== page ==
The circulatory system is broken down into two parts- the pulmonary circuit and the systemic circuit. The pulmonary circuit is the loop that moves blood from the heart and into the lungs (or gills for aquatic species), while the systemic circuit is the loop that moves blood from the heart and throughout the body. In fish species, gravity does not play a large role in maintaining blood flow, so blood pressure is consistently high throughout the body. However, in terrestrial vertebrates, gravity plays a larger role. Blood pressure must increase to overcome gravity while blood is traveling up towards elevated portions of the body. Therefore, separation of the two circulatory sub-systems allows for the overall system to remain balanced. Generally, the systemic circuit is high- pressured, while the pulmonary circuit in low- pressured. Specially, pulmonary blood pressure is only ~1/8th of systemic blood pressure.
Chambers Within the Heart
The heart is broken down into at least two chambers in all vertebrates, where all species have at least one atrium and one ventricle. The atria (singular atrium) are responsible for collecting blood from the body, while the thick- walled ventricles are responsible for pushing the blood out of the heart. The number of atria and ventricles diversifies with species, where fish have one of each, while amphibians and many reptiles have two atria and one ventricle, and other reptiles, birds, and mammals (including humans) have two atria and two ventricles.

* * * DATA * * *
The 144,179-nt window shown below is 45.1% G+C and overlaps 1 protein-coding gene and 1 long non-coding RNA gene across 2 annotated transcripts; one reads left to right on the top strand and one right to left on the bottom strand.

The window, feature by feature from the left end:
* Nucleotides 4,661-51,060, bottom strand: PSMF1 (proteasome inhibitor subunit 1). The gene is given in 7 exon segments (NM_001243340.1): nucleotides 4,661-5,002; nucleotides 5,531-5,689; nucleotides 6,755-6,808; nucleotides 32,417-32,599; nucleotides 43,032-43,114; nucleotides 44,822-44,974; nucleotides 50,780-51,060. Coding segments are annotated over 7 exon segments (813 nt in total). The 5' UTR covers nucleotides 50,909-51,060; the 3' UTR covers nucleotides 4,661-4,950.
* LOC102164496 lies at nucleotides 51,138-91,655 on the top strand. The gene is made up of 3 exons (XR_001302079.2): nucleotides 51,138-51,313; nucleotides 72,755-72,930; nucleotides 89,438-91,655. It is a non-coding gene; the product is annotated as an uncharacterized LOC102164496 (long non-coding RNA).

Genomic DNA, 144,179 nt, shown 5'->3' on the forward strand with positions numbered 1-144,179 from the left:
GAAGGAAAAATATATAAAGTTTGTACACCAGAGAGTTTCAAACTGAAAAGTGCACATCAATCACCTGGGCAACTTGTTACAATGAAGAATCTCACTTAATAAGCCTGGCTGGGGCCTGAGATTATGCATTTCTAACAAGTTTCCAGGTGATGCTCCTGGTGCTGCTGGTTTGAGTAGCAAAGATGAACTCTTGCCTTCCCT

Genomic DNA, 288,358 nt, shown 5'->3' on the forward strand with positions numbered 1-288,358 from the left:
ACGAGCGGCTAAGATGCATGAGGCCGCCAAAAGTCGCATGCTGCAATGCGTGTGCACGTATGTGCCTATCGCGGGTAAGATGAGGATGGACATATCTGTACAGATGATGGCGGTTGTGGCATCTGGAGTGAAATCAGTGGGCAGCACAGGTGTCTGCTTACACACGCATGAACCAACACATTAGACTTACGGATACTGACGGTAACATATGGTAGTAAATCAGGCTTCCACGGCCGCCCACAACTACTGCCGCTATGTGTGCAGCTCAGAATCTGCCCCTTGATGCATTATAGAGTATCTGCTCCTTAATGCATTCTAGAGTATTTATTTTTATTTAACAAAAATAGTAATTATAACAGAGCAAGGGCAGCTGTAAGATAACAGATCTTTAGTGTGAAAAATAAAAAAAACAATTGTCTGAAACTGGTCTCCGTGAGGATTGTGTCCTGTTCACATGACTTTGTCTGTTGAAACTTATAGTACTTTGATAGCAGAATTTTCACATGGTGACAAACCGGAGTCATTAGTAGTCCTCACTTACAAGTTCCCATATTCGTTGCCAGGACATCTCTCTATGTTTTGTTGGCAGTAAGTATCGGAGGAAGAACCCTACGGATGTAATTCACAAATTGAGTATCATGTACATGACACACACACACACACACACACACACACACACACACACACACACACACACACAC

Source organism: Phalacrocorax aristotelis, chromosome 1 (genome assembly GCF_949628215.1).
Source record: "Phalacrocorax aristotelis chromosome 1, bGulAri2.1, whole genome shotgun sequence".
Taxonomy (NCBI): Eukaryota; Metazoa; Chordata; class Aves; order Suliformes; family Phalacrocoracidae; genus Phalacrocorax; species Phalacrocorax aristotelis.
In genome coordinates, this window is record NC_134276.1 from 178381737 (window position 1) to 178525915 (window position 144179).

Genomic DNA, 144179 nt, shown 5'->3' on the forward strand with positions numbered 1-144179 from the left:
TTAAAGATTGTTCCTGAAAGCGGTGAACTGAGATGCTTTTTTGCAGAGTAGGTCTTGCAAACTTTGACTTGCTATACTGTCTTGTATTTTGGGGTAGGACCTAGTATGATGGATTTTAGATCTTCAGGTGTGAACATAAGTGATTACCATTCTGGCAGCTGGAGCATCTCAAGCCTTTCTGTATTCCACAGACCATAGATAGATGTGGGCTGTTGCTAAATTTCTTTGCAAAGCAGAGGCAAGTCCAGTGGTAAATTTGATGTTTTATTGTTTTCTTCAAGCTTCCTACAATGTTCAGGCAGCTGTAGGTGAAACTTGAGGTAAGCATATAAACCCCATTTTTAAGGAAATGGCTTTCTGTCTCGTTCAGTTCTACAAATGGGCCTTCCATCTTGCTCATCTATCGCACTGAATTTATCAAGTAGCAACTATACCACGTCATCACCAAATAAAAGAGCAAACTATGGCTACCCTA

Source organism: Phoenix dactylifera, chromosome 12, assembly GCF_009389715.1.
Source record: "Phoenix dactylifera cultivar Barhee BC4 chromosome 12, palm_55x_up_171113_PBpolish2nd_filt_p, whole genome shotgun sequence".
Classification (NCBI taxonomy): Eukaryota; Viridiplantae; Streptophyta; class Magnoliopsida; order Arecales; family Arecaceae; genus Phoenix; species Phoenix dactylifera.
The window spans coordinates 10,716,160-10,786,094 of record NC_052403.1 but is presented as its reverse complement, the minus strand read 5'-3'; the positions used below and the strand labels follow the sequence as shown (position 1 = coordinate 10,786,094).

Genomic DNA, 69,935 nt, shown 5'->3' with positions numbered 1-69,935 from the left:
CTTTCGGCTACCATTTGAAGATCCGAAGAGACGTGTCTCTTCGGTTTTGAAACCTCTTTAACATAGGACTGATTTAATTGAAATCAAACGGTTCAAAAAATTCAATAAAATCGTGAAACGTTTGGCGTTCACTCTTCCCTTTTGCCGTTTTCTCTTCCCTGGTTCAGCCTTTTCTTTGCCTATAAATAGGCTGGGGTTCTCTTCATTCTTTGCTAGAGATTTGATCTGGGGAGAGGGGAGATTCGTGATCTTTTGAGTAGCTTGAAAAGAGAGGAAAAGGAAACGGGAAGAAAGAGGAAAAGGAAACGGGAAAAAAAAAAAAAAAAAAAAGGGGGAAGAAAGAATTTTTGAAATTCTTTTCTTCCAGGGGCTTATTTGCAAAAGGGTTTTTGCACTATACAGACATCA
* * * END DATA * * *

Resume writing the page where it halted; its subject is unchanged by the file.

The pulmonary and systemic circuits are only partially separated in species lacking four fully developed heart chambers. Because of this, oxygen-rich and oxygen- poor blood can mix. In species with four fully developed chambers- such as humans- the two sub-circuits are completed separated. This prevents oxygen-rich and oxygen-poor blood from mixing, allowing for better cellular efficiency as tissues are able to receive more oxygen. The increased available oxygen is also needed to maintain higher body temperatures, which is why bird and mammal species are known as endotherms.
Blood Flow Through the Heart
The general movement of blood through the heart in species such as humans that have four fully developed chambers is as follows:
- Oxygen-poor blood enters the heart by flooding into the right atrium via the superior and inferior venae cavae (both of which are veins).
- The oxygen-poor blood then flows past the tricuspid valve into the right ventricle.
- The right ventricle pushes the oxygen-poor blood past the pulmonary valve and into the pulmonary arteries.